So many of us get stuck in regret- “it could have been different”, “if only x policy had been enforced”-- but regret is simply an attempt to exert control on the past. We cannot control what has now passed. Regardless of what has happened, his love has endured, and is enduring and will continue to endure. So we get to engage in the world with this quiet confidence, bringing all of our strength to ventures that may fail.
I thought of this when I read about Treebeard. Like Tom Bombadil, Treebeard is my friend. I recognize him, with “a sad look in his eyes, sad but not unhappy.” I think my eyes have looked that way these last two years. Merry and Pippin have escaped the orcs, narrowly and due to an act of mercy from within the ranks of the orcs. (One theme within Lord of the Rings is the way mercy is found even among evil beings.)
Treebeard is “a large Man-like, almost Troll-like, figure, at least fourteen foot high, very sturdy, with a tall head, and hardly any neck” (452). He has clothing that is the color of bark and his arms are “covered with a brown smooth skin” (452). He has feet and a face covered with a beard that looks like a mass of twigs and moss.
A clever thing about Treebeard is how he moves. He is very strong and imposing, but he is not flexible. When he wants to recline his body folds toward the ground, crumbling in an organized heap.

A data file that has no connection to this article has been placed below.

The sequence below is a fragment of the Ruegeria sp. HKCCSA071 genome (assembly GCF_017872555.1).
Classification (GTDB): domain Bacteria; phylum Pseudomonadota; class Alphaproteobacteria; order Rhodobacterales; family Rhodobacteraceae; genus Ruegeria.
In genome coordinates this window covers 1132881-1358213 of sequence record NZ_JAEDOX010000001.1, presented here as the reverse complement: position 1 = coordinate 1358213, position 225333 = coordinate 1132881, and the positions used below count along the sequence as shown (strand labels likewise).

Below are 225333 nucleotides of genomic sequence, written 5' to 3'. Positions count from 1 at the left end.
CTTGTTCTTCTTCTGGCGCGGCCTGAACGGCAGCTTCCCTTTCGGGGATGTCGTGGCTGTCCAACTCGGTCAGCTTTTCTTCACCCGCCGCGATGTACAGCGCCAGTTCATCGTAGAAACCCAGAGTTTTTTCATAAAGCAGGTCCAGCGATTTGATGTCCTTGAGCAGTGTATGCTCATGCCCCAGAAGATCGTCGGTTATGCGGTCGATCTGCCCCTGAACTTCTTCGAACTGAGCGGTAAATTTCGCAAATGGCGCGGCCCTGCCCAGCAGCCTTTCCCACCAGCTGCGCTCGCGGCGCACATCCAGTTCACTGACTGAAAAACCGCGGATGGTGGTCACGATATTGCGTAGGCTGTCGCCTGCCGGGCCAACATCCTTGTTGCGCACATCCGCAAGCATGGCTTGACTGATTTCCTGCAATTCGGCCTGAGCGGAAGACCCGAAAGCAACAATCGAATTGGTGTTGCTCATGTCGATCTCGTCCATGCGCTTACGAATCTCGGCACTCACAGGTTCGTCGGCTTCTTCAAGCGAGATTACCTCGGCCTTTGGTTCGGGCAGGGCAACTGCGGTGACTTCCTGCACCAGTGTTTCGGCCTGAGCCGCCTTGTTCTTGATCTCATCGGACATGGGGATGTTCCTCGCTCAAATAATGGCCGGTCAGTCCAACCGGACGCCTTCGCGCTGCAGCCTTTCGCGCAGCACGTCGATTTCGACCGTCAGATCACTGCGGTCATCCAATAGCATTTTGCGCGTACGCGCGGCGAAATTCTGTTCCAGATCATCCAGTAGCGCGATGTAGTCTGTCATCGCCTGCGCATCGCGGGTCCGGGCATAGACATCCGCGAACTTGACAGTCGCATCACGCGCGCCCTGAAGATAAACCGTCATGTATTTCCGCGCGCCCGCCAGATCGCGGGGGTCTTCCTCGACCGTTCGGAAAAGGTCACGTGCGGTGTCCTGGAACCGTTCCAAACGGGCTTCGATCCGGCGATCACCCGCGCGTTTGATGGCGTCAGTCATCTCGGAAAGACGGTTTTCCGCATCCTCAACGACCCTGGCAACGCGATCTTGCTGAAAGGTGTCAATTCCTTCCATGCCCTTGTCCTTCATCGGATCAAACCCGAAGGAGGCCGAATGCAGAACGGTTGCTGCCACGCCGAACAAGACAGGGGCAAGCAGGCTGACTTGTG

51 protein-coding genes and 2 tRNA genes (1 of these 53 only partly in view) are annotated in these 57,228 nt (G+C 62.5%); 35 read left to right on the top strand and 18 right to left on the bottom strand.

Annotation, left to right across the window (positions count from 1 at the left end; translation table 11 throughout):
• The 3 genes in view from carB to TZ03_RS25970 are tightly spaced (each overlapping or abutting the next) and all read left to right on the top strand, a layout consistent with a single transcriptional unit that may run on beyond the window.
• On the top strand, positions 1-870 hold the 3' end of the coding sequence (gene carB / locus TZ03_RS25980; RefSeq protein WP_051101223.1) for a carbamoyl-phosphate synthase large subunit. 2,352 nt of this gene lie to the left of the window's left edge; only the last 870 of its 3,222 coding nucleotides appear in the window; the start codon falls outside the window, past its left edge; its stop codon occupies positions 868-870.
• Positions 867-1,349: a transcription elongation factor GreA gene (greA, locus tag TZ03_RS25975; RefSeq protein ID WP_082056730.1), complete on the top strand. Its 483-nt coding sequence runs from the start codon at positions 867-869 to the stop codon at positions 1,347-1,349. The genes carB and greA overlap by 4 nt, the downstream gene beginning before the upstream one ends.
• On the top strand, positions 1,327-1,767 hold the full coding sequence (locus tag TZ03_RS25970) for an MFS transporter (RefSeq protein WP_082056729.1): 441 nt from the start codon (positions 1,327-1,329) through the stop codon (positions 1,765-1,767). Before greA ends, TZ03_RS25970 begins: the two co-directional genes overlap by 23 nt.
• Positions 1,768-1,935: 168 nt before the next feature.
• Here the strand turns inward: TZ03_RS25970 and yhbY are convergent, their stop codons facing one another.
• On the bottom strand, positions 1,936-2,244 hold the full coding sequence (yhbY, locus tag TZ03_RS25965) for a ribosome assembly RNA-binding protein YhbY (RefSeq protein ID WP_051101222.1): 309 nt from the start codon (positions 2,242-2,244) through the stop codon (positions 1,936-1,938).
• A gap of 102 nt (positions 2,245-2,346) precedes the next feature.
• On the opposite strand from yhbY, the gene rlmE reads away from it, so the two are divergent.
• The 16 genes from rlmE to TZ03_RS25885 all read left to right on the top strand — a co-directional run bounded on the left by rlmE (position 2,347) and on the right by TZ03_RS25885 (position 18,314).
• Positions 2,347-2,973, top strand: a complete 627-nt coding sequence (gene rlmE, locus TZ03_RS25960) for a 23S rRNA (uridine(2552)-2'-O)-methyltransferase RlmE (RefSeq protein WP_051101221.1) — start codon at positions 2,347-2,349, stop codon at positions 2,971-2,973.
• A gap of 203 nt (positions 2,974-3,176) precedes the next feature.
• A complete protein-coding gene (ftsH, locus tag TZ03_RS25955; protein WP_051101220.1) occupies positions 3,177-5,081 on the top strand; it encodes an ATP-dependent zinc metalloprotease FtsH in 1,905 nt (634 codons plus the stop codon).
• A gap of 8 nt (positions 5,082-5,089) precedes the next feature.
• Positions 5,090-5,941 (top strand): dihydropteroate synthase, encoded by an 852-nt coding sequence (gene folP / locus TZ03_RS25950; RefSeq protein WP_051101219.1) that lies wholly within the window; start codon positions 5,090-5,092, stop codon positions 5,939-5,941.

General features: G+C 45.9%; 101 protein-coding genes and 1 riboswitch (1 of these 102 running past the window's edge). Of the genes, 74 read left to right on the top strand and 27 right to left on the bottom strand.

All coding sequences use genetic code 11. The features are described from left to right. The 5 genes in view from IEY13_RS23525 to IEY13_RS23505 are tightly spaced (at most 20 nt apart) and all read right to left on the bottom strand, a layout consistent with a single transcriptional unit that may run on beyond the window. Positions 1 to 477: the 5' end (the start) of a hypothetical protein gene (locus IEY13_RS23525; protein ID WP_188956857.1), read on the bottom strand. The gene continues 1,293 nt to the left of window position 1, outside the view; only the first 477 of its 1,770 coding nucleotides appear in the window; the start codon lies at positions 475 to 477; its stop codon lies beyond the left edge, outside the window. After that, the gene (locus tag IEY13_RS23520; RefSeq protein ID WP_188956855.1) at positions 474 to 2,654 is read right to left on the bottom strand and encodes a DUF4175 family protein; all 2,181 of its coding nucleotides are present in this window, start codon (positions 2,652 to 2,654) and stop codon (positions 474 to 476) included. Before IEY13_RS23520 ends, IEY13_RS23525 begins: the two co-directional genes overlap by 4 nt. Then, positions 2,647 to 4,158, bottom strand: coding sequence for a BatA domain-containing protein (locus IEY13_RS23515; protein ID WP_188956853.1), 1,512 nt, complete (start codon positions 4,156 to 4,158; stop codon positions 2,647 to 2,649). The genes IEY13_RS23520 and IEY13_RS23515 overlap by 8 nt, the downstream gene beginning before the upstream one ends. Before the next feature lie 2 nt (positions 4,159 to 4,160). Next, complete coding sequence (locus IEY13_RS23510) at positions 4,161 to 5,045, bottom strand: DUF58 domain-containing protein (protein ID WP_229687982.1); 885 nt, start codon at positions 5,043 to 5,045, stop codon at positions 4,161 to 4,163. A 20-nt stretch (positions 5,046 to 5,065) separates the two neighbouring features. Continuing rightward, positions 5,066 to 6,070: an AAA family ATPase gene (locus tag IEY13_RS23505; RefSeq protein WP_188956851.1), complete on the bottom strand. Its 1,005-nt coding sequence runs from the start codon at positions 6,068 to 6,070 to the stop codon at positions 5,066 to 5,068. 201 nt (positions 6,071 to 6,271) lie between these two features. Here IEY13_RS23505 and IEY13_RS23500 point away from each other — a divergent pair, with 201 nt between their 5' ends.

Treebeard shares with Tom Bombadil and Gandalf the quiet wisdom that comes with age.
One felt as if there was an enormous well behind them, filled up with ages of memory and long, slow, steady thinking; but their surface was sparkling with the present; like sun shimmering on the outer leaves of a vast tree, or on the ripples of a very deep lake. I don’t know, but it felt as if something that grew in the ground- asleep, you might say, or just feeling itself as something between rot-tip and leaf-tip, between deep earth and sky had suddenly waked up, and was considering you with the same slow care that it had given to its own inside affairs for endless years (452).
This Ent has been thinking about the affairs of the forest for a very long time. As is often the case, the Hobbits soon learn of a history that extends far beyond them. Their kind is old, though not as old as the Ents. They must add their own line to the genealogy that Treebeard recites in order to locate them in his history.2